The hatch was a 3-foot by 3-foot hole, with a ladder that led down into a small room. Inside were training dummies, each about 6 feet in height. They were clearly used- and clearly not human-made. Each humanoid dummy was made with intertwining vines that seemed to mimic the way muscles would grow. She was slightly worried they’d come to life, but after hauling them out, they stayed inanimate.
They were the perfect things to practice on- each time the Noctem Blade sliced into one, the vines quickly grew back into place. If an arm or head was cut off, the vines grew out to grab it.
Getting bored, Devain cleanly sliced off an arm and ran off with it. She didn’t make it far before the vines retrieved it and reformed itself.
She had been outside for a few hours now, and her large water bottle was empty. Ready to take a break at the heat of the day, she packed up her things to head back home.
Grabbing the sheath for her sword, she went to put it up before hearing, “Stop.”
She stared down at the blade, annoyed. “What?”
She didn’t get to question it any further before she blinked, and it was nighttime. But there were no stars- an empty, dangerous sky was all that was above her.
“Oh lord-” she started. “What is happening?” she asked, staring down pointedly at the Noctem Blade.
“Get into stance. Face your back to the path you came from,” the sword commanded. Devain was annoyed but did as told. It was dark- darker then it had been last night. No one else was visiting.
It wasn’t too awful long before she saw a figure coming directly for her. It was small, but she kept her sword up, ready for a fight.
It wasn’t very long after that when she remembered that perception existed because it was not small. While she was in a field, even fields have slight hills. The figure stopped when it was on one such hill.
She tried her best to make out details from the figure, but it was too dark for her to see much except its height- it's massive seven-foot-tall height.
“That,” said the Noctem Blade. “Is a Rayiel. You must fight it.”
Dev’s hands shook. “You want me to fight that thing? *That?*” she whispered.
The blade simply thrummed in an impatient sort of yes.
“I guess I can’t argue with that." she grumbled. "Time to go fight my first monster.”
Irrequieto, Chapter Seven, "Singing Blade"
Warning: from here on out, this story will include many aspects of YA novels that may be upsetting or tr/ggering to some people. Any extra things WILL be tagged, and if there is anything you'd like me to tag, ask and I will do so, but otherwise please read at your own risk.
“You may not have any prior experience fighting with swords,” it whispered. “But this is not hopeless,” it said.
She nodded, gripping the sword and taking a deep breath. When the Rayiel was about thirty feet from her, it stopped. Now that it was closer, she was able to make out more of its features. It's cloak was ragged, and it's shape was hunched and distorted. Despite this, it was extremely tall, almost two feet taller than she was.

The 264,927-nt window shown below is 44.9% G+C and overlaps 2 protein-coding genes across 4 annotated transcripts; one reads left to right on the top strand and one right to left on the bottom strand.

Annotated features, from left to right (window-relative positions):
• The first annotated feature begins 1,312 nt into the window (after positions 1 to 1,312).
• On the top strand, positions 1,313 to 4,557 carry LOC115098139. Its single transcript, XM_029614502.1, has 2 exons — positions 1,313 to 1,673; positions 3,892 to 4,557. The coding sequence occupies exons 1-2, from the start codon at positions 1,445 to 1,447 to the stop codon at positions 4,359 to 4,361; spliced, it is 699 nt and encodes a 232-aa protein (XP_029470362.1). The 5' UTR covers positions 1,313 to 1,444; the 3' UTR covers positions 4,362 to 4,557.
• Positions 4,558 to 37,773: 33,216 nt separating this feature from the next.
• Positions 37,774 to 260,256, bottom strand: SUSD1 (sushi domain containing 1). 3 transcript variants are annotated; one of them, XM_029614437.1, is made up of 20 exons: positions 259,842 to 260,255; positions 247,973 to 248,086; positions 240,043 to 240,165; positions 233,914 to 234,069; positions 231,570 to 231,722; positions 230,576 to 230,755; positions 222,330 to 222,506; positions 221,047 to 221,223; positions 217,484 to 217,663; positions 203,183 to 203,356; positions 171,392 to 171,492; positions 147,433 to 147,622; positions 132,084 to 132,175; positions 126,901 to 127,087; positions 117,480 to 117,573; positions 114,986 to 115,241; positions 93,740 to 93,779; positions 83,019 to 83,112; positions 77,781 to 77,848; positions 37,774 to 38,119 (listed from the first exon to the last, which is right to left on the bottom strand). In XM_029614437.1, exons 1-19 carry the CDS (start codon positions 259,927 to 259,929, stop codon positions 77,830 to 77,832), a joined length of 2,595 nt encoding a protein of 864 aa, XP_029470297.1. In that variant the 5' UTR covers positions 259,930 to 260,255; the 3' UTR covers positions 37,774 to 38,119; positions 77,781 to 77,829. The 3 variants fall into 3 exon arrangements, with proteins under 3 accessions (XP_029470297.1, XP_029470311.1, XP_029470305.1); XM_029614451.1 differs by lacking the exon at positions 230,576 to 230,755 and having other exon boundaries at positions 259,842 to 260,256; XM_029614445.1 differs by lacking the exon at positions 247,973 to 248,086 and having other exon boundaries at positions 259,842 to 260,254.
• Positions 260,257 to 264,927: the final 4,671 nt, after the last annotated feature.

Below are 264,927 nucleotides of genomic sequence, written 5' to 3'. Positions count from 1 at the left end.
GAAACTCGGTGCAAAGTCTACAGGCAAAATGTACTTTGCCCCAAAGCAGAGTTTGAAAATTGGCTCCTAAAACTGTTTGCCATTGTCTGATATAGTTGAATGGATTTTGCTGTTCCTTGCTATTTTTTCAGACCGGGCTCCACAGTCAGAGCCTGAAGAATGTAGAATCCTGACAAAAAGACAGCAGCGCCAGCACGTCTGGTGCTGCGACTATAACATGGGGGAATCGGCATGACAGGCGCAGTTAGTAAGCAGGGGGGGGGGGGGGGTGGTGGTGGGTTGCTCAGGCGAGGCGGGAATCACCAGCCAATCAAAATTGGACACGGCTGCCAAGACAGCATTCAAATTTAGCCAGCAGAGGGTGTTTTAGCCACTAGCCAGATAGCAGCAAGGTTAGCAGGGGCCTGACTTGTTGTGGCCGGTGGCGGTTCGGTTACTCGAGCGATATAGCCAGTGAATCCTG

“Are you-” the creature started. Devain yelped, startled by the fact that it spoke at all. It's voice was like a whisper, yet it was rough as sandpaper.
It continued, undaunted. “Are you the new? The new keeper?” it asked.
Dev kept her mouth shut. The Rayiel didn’t like that. In the blink of an eye, it was standing just a few feet from her. Even in the darkness, she could now make out it's distorted fingers on its slender hands. It held a dagger made of an unknown material, posing so that it could strike at any moment.
It growled at her, and struck. It's dagger barely missed her, but she spun her heels and avoided the blade. She quickly brought the Noctem Blade around, but the Rayiel was faster than she was. She stepped back, dodging the blade.
She jumped backward, attempting to distance herself, knowing that she had the advantage of a longer weapon. She was inexperienced though and only could move aside enough not to get stabbed when the Rayiel threw the blade. It missed its mark but still left a nasty cut on her side.
It didn’t take long for the Rayiel to pull out another dagger of the same make and rush her again. Now injured, she was at an even greater disadvantage, but she managed to pull through and dodge.
Dev took a deep breath and made a quick decision- she needed to go on the offensive.
Her blade sang through the air as she swung at the Rayiel, hard. This time, she managed to leave a cut on its side, almost a mirror of her own. It made an inhuman screech and jumped back, slowly circling her.
It slipped it's dagger back into its cloak before darting away, seemingly uninterested now that she had hurt it. She sat down on the edge of the well, panting and clutching her side, which was now soaked with blood.
“If that cut was any deeper,” the blade commented. “You’d be in trouble. You need to become a better swordswoman.”